Tag: crimes against humanity

CCR: Bush Torture Indictment

The Center for Constitutional Rights has released the Torture Indictment against former President George W. Bush!

prednisone 5mg tab Done In Our Names

The blowback will be felt for the coming decades, he on the other hand just wants to sell his book and reap more wealth from speaking, if one can call what he does when mouth opens speaking!

Torture: Known and Unknown

Former US Secretary of Defense Donald Rumsfeld accused of torture

from Global Research, January 14, 2011 Press TV  

A US rights group has filed a lawsuit charging former US Secretary of Defense Donald Rumsfeld with involvement in torturing former prisoners in American prisons in Iraq and Afghanistan.

American Civil Liberties Union (ACLU) catapulted the torture case into prominence on Thursday after it lodged an appeal to a court in the District of Columbia, alleging that Rumsfeld and some senior US military officials were quite aware of a torture case involving nine detainees between 2002 and 2004 in American prisons in the two countries, AFP reported.

The case initially was brought forth in December 2006, but later on was withdrawn by a federal court in March 2007 on the grounds that the ex-defense secretary and other top American military officials were immune from prosecution.

The US-based human rights group stated that under the Constitution and international law, torture is strictly prohibited and commanders are obliged to act when they know or should have known of such abuses.

The ACLU argued that the 78-year-old Rumsfeld and other military officials were repeatedly notified of abuse and torture at detention facilities in Iraq and Afghanistan by the International Red Cross and other reports as well as complaints by human rights organizations, thus they are directly responsible for the abuses.

The group further touched upon a case involving a prisoner identified as Ali.V, adding that prisoners, who were later released without charge, “were beaten, tortured, and sexually abused.”

Meanwhile, three judges at an appeals court in the District of Columbia said the case has a little chance to succeed.

The remarks came as a group of activists, each wearing black hoods and orange jumpsuits representing the prisoners at the US prison camp in Guantanamo Bay staged a rally in front of the court room on Thursday to protest against negligence over the torture case.

Rumsfeld is currently putting finishing touches on the release of his memoire book titled “Known and unknown”, which is due to hit bookshelves in the US on 8 February.

 

Christian “Blackwater” values…

http://maientertainmentlaw.com/?search=prednisone-80-mg-a-day-cough Selling children into prostitution

The latest horror show from the Blackwater saga illustrates how absolutely dangerous white supremacy is when empowered with federal dollars and the power to kill.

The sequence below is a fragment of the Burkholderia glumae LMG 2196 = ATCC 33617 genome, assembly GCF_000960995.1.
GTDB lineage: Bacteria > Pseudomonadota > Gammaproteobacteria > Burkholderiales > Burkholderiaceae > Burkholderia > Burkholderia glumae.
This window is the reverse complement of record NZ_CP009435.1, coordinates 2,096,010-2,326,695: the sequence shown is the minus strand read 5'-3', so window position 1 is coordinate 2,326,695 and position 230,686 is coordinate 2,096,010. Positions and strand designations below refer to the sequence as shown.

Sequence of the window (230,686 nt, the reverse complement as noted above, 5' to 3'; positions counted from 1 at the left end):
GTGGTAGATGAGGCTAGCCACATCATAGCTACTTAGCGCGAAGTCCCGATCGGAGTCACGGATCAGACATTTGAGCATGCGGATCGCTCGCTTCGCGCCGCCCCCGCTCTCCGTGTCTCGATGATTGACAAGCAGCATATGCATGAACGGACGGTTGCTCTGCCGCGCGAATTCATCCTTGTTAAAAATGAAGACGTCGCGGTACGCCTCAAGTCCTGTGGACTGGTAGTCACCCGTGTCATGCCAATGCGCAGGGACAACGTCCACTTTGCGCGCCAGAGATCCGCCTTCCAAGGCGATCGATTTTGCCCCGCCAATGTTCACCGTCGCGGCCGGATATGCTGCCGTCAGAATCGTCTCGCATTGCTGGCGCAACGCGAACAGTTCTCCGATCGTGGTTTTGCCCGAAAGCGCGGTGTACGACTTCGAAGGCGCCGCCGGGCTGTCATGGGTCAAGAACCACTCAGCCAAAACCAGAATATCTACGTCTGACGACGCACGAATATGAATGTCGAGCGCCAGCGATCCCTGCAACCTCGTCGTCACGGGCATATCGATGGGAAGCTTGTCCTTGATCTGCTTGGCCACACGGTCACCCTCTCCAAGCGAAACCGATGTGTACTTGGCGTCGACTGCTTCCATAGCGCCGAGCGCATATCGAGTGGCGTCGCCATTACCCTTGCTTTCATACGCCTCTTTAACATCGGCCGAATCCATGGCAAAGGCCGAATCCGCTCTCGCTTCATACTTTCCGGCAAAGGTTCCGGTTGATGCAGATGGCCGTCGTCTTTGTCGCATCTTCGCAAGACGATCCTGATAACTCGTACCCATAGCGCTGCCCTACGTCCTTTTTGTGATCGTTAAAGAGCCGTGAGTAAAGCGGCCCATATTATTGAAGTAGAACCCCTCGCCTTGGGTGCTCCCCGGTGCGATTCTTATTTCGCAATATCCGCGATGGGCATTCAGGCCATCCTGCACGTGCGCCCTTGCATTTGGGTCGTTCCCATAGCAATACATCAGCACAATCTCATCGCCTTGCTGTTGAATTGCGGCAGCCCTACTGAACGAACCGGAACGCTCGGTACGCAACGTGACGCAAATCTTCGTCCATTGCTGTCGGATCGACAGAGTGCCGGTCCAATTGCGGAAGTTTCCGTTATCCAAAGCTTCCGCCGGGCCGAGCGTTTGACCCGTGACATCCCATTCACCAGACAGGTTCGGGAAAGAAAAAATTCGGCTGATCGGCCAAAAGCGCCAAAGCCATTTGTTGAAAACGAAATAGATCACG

Instead of being run out of all civilized society, Erik Prince’s huge donations to the GOP earned him massive federal contracts and the backing of the US government as his employees raped children under the banner of an American flag.

White power politics is not a matter of free speech when used by the state as a tool of war. It is a war crime. Erik Prince is a war criminal………….. source Rest Here

POV: “The Reckoning.”

Please take a minute to mark your calendar for this coming order viagra uk Tuesday, July 14th, so you can watch PBS’s new documentary on the http://cinziamazzamakeup.com/?x=dove-acquistare-viagra-in-italia International Criminal Court, miglior sito per acquistare viagra generico a Bologna “The Reckoning.” The documentary should air at 10 pm in most areas, but http://maientertainmentlaw.com/?search=propecia-directions-for-use check here to see your local listing.  

“HE KEPT US SAFE”

THE DECLINE OF AMERICAN CHARACTER

THE “CRINGING WIMP” GENERATION

For years we hear little else, “But he kept us safe.”  The “but” refers to bankrupting the country, stealing elections, suspending Constitutional Rights, poisoning the air and water and turning the country over to racketeers from oil, drug, insurance and crooked financial services……….

Lying about Torture (II): The Problem with Ticking Dick.

Dick and Liz Cheney tell us that low price levitra enhanced interrogation is not torture and that it made the US safer by providing actionable intelligence. They say it was unwise to make the US techniques public, because the terrorists can now train to them. Both of these claims are hogwash. More importantly, though, they expose a flaw in the Cheney mindset. The Cheneys adhere to vardenafil generico italia pagamento online The Rambo Myth: Subjects of torture will grant a true confession in order to avoid the pain of more torture. If we are just sadistic enough, we will get the truth out of those bastards.